If you’ve built a panel before, you’re probably already thinking about some next-level problems. Like a standard layout to keep things organized for users to easily maintain, inspect, or troubleshoot - that’s the direction we want to take.
To inform our prevention-through-design process, we need to make sure we’ve asked three big questions:
- What tasks will demand interaction with this panel?
- Who needs to interact with this panel to complete those tasks?
- How often will each task occur?
If a panel is installed and only opened for a yearly inspection, then those questions are easy to answer, and the design impact minimal. But that’s probably not the world we’re designing for - the answers can get pretty granular. There is the operator who will interface with the panel daily and the control or network engineer who may have to update or validate programming. There are also maintenance personnel who will periodically inspect the panel and perform preventive maintenance. Additionally, there’s the equipment the panel controls, which will also have inspection and maintenance cycles.
When something goes wrong on the line, the panel may need to be part of the troubleshooting process. The equipment in question may be reconfigured to meet changing production goals or updates in the works over the next few years. We may also need to avoid the cost of replacing the panel if an upgrade should suddenly be required. Planning for safety protocols during the design phase will make the operation and maintenance of the panel safer and more efficient in the future.
Back to a Real-World Example
Let’s refer back to our firmware update example. Maybe that panel is on an oil rig and is optimized for space. It could be pretty tight in there, with line side guards and finger-safe terminals, and it’s not an easy panel to verify safely with a hand-held voltage tester. Maybe there’s no easy option for thermal testing, with likely hot spots behind barriers. A qualified professional knows what to do, of course, but we haven’t made it easy on them.
If the panel can remain closed during the firmware update, we’ve engineered a safer solution that’s more productive. The access port on the outside of the panel makes that possible, but we may still want to verify that the panel is de-energized. Maybe it’s protocol not to update the firmware without ensuring the panel is off.
What if you could verify the panel is de-energized without opening it? The absence of voltage tester with a user interface on the exterior of the panel could do that without opening the panel. We’ve added a level of safety to our firmware update without having to bring back our qualified person.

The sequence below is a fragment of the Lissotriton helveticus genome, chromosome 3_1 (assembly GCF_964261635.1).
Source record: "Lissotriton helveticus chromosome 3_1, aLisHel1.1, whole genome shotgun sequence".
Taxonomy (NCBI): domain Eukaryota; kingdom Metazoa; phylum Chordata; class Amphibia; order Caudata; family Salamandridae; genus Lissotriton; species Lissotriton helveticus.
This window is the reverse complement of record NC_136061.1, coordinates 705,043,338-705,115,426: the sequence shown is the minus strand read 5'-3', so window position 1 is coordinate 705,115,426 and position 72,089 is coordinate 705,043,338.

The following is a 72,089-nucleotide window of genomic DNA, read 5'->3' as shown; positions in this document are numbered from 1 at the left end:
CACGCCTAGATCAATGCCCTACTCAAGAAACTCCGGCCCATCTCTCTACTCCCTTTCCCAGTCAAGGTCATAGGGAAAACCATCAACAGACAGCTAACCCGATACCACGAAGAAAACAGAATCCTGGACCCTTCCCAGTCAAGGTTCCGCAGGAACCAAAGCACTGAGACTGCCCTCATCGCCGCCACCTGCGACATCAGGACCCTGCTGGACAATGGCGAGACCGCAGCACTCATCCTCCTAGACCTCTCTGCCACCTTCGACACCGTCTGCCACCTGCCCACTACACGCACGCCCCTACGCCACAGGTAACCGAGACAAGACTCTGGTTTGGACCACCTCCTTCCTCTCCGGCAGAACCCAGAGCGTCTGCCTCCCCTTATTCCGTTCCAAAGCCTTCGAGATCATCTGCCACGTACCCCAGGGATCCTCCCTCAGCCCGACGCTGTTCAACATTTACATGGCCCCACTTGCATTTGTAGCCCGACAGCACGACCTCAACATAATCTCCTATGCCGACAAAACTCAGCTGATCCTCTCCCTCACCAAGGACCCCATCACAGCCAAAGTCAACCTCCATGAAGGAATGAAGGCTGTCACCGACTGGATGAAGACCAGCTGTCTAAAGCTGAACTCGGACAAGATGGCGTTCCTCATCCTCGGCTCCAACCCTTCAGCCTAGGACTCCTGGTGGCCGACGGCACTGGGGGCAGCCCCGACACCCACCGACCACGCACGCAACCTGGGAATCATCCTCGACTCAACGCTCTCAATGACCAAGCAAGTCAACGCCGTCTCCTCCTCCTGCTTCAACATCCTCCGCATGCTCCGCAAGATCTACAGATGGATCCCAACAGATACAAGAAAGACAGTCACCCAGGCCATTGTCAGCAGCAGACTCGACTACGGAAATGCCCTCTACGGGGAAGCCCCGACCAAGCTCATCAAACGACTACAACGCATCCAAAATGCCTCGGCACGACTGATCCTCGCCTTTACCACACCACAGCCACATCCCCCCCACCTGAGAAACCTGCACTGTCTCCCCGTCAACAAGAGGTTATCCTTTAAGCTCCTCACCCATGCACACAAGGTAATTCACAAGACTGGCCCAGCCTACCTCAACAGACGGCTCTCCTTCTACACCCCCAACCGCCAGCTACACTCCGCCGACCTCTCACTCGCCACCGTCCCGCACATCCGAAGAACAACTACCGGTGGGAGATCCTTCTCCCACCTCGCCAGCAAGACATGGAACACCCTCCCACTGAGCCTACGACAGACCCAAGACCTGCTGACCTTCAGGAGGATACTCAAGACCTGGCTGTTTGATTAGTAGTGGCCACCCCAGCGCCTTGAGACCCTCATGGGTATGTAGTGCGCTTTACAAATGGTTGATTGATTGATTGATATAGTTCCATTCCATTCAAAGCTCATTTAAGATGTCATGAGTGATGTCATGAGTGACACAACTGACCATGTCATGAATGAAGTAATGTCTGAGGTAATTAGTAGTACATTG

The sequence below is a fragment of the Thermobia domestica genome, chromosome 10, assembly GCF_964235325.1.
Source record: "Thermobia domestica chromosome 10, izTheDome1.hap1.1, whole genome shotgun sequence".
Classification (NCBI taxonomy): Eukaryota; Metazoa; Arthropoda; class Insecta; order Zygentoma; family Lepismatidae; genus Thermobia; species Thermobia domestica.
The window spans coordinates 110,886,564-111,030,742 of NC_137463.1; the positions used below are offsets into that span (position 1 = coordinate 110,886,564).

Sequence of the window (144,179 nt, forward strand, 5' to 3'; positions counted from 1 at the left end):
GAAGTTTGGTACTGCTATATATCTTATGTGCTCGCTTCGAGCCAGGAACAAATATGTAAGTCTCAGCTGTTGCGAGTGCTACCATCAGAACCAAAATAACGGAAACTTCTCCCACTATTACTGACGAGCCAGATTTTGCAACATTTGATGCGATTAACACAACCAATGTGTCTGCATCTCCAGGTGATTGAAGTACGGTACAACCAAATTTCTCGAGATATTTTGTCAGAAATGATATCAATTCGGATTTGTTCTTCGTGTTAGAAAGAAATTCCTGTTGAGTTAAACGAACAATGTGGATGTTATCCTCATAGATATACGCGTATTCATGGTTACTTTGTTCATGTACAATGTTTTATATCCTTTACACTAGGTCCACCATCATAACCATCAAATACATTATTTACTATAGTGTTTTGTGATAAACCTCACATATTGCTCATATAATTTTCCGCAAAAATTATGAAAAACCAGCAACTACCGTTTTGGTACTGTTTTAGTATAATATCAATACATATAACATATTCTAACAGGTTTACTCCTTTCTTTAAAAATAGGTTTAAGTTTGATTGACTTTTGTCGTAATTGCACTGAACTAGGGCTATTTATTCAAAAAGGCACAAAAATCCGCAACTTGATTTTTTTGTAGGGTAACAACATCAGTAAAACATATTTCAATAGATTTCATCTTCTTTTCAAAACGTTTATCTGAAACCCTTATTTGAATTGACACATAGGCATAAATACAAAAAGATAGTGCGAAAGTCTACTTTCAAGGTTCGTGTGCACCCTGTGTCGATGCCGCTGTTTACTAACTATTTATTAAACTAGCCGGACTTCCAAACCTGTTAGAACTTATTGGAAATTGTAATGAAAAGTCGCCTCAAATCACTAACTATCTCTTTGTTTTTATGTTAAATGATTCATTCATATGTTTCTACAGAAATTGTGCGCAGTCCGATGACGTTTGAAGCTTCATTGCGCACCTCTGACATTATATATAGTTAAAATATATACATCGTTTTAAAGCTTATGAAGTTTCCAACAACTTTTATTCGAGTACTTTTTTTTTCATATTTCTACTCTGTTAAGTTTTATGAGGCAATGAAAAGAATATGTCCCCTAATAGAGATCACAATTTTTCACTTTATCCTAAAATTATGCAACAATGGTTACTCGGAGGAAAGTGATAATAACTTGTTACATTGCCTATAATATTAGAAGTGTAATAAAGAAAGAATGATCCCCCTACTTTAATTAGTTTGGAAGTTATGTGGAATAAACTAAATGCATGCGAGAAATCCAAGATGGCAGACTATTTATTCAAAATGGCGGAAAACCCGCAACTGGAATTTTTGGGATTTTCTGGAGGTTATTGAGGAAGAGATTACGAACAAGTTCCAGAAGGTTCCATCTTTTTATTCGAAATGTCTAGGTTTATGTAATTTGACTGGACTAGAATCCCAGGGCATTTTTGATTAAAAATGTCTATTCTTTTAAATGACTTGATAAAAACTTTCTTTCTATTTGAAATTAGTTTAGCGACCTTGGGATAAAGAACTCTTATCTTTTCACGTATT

That absence of voltage tester also adds a layer of safety for the qualified person when opening the panel. Showing the voltage status inside the panel before it's opened is a powerful tool that helps the electrician work safely.
An Impassioned Plea for the Not-So-Little Things
Complexity is everywhere, and as we hinted above, the need to access and work on a control panel is only going to involve more roles and tasks. As panels are updated and changed, having clear, safe layouts with appropriate labels means that everyone can open a control panel without having to worry that they aren’t missing a key detail.
Planning for the long-term, right down to abrasion-resistant connectors and proper shielding able to stand up to multiple upgrades, cleanings, and inspections – those choices can end up making technicians and employees jobs easier and safer.
Future-Proofing the Past
We’ve focused on applying prevention-through-design to a new control panel, but that doesn’t mean the concept can’t be applied to current installations. It can be more efficient to pair your safety or productivity upgrade with the next necessary production upgrade. It may be worth getting ahead of those needs now with an engineered safety and productivity solution.
It’s one thing to engineer a panel that meets the specs and optimizes space. It’s another to have the tools to implement Prevention Through Design when your client needs your expertise. To dig deeper into this topic, you can hear more in our webinar, Best Practices for Control Panel Design.